for clothes is often based on the highly questionable idea that people can be
offended, shocked, and even psychologically damaged by seeing naked
people. The concern is particularly intense with regard to children. The idea is
that we must protect children from seeing nude bodies at least until age 18
(somehow designated as the age when it will no longer harm them). The truth is
there is no proof that any damage actually occurs to adults OR children by
being expose to the nude body. The idea that nudity is harmful is not based on
research but rather on preconceived ideas and learned behavior that have no
logical or scientific basis. On the contrary, there is evidence, as the
psychologist Abraham Maslow presented in his work in the 60's, that seeing
and being in the presence of nude bodies promotes body-acceptance which
promotes self-esteem and good health.

Now, as a comparison, let’s take a look at our past history regarding racism.
Prior to the civil rights movement in the early sixties (and prior to the word
racism), many white people living in segregated areas of the south (but not
exclusively in the south) felt that association with African American people (then
called Negroes) was wrong and degrading, even harmful. Many whites certainly
would not live in the black neighborhoods nor risk having their children suffer
trauma by attending the same schools as black children. These were very
strong beliefs, and political leaders such as George Wallace, as well as even
some religious leaders, fought hard and were willing to put their lives on the line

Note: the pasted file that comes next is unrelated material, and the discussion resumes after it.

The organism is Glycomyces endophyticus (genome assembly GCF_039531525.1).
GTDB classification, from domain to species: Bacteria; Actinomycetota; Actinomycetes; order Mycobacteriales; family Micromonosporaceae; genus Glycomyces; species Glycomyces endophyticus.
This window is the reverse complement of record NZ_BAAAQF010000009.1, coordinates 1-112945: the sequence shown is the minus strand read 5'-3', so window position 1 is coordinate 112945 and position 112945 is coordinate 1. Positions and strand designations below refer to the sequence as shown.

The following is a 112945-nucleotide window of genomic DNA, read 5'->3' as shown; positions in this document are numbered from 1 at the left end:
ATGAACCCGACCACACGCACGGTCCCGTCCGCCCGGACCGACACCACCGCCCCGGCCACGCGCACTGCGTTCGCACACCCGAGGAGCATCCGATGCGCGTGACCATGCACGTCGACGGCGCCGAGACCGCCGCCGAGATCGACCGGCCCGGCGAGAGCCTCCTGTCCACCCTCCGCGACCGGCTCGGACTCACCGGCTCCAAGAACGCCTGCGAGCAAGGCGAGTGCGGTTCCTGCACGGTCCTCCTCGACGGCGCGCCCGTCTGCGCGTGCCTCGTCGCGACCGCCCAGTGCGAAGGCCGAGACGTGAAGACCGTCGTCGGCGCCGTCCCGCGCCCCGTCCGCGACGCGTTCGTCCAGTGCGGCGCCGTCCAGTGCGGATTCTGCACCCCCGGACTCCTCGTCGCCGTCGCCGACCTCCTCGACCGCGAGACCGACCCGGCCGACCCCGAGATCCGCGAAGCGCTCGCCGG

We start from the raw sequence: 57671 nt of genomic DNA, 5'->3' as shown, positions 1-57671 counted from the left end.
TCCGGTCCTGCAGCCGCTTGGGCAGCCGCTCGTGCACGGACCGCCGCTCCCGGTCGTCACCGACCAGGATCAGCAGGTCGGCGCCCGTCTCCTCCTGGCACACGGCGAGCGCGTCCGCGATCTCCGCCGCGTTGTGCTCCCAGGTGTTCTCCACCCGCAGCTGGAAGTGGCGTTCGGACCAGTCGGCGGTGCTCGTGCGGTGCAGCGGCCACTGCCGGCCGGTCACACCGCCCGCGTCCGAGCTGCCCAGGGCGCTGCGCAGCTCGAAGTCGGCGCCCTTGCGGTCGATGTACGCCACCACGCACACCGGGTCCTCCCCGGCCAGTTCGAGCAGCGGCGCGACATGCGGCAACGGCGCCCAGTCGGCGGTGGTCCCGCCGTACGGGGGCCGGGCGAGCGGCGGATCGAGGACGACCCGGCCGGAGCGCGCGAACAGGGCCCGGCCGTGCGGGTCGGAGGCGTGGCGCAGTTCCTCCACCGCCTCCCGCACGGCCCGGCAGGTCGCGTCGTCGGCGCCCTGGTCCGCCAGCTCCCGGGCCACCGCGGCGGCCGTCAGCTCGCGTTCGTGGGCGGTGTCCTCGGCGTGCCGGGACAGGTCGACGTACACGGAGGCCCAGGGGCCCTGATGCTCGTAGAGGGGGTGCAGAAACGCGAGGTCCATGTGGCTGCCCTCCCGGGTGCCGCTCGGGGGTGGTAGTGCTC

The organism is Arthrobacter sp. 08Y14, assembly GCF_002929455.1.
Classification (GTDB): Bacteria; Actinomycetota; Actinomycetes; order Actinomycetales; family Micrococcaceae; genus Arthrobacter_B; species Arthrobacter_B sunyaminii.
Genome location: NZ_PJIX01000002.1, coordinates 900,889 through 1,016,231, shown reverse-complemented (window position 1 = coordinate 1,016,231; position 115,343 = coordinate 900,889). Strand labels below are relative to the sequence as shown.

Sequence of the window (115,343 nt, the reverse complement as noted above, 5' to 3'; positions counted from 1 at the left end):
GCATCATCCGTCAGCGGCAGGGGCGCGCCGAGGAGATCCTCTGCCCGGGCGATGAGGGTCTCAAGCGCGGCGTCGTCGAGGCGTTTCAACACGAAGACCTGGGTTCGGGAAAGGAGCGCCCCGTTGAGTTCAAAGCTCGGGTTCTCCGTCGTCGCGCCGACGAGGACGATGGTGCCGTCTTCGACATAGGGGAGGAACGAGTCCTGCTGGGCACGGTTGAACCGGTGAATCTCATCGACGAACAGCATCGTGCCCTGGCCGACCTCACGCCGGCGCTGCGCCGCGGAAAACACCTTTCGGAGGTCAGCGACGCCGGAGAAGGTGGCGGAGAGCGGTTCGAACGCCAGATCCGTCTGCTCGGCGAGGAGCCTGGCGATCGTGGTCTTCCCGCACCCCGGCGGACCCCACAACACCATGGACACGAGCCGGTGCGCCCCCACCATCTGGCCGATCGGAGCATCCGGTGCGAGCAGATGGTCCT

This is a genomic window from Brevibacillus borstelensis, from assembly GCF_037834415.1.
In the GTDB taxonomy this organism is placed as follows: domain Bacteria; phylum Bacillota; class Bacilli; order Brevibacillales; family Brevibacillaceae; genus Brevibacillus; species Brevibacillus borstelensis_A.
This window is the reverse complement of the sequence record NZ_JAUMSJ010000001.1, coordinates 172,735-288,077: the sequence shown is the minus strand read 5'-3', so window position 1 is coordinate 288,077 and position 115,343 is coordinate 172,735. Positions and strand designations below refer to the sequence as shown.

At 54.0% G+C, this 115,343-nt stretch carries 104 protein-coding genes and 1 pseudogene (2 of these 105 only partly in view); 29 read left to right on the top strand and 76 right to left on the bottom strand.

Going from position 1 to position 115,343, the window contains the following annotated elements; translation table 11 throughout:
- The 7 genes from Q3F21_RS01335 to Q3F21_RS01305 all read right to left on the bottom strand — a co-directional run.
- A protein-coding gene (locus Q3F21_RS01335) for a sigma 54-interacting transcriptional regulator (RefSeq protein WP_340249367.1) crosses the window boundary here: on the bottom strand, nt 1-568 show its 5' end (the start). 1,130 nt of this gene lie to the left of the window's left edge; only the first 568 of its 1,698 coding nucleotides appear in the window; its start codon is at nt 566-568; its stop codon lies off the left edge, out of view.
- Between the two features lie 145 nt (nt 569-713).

for their beliefs.

But we know that these beliefs were based on nothing but learned behavior.
They ideas were simply passed down from one generation to the next and there
was no inherent substance to them, however, to those who fostered them, there
seemed to be. We now know they were largely based on ignorance and fear--
fear of each other and fear of the unknown. It is a human trait to fear the
unknown, and since we had not ever known a totally integrated society, we were
afraid of it. Today, we see the fallacy of these beliefs and all you have to do is
look around in our schools to see how children of all races get along. While we
still have room for improvement, things have changed. We live in a different
world and are no longer afraid, and even many of the George Wallaces
acknowledged that they were wrong.

A similar comparison can be used with the women suffrage and feminists
movements. Today we know that many of the ideas and beliefs used to keep
women down in the past no longer hold water. They were simply learned from
those who came before us.

And, more recently, we are seeing an increase in acceptance regarding
genders and surveys taken recently (June 2013) show LGBT discrimination